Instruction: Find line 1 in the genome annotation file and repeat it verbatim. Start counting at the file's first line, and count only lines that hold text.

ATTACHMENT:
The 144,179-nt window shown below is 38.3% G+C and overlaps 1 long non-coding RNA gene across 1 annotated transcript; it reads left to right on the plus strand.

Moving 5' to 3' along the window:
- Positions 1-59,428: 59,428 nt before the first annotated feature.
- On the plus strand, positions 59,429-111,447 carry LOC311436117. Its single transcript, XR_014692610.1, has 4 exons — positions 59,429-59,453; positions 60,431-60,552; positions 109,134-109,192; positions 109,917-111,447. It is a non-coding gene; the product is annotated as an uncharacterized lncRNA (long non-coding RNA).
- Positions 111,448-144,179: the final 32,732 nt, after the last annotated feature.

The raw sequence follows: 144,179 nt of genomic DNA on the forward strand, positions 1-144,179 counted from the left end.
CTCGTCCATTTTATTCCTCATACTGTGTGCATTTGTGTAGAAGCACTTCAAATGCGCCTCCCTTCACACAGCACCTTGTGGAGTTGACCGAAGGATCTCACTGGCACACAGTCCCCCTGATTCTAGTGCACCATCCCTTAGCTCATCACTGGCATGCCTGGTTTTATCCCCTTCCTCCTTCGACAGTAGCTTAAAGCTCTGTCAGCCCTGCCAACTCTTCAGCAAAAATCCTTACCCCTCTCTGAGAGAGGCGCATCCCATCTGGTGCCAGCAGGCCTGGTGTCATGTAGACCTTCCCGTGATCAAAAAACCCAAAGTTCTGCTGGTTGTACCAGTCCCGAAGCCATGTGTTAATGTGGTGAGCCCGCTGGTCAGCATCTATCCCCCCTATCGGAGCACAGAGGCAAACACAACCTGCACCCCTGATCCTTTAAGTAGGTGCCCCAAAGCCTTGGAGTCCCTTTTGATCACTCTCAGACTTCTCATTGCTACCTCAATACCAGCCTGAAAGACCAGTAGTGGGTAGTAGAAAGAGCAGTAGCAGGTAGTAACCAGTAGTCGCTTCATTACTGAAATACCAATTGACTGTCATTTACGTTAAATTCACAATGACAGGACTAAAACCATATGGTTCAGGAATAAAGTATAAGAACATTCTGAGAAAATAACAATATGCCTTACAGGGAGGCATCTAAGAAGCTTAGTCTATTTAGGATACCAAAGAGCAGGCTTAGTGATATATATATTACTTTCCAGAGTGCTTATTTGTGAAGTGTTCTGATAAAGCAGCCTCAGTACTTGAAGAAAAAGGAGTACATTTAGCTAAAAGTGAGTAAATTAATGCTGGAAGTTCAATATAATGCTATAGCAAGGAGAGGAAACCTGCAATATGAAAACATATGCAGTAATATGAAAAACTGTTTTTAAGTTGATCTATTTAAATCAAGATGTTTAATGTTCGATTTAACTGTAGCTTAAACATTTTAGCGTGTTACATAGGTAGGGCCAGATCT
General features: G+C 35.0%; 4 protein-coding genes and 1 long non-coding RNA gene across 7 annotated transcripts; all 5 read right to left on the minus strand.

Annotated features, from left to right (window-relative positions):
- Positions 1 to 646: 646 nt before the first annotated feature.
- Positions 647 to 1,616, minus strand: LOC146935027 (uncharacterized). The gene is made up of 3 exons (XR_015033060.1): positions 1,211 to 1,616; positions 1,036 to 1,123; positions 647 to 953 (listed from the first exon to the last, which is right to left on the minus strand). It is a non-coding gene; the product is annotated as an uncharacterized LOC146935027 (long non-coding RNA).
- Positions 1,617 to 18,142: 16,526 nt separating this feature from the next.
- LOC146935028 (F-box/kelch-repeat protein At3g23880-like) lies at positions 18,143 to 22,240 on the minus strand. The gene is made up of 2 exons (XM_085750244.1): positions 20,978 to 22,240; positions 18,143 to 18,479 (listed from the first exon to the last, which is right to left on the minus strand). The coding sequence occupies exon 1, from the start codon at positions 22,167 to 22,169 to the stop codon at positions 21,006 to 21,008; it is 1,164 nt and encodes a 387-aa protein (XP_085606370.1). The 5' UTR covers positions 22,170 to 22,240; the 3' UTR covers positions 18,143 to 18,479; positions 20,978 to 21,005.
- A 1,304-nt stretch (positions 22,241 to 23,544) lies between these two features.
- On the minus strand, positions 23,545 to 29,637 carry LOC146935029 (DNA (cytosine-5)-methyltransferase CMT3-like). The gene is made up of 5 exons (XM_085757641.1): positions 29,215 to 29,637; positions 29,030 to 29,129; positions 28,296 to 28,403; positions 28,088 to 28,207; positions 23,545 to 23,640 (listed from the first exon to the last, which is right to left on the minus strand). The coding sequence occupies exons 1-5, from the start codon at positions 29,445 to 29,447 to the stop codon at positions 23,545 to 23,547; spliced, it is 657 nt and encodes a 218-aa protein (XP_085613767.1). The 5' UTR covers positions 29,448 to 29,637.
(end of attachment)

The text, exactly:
The 144,179-nt window shown below is 38.3% G+C and overlaps 1 long non-coding RNA gene across 1 annotated transcript; it reads left to right on the plus strand.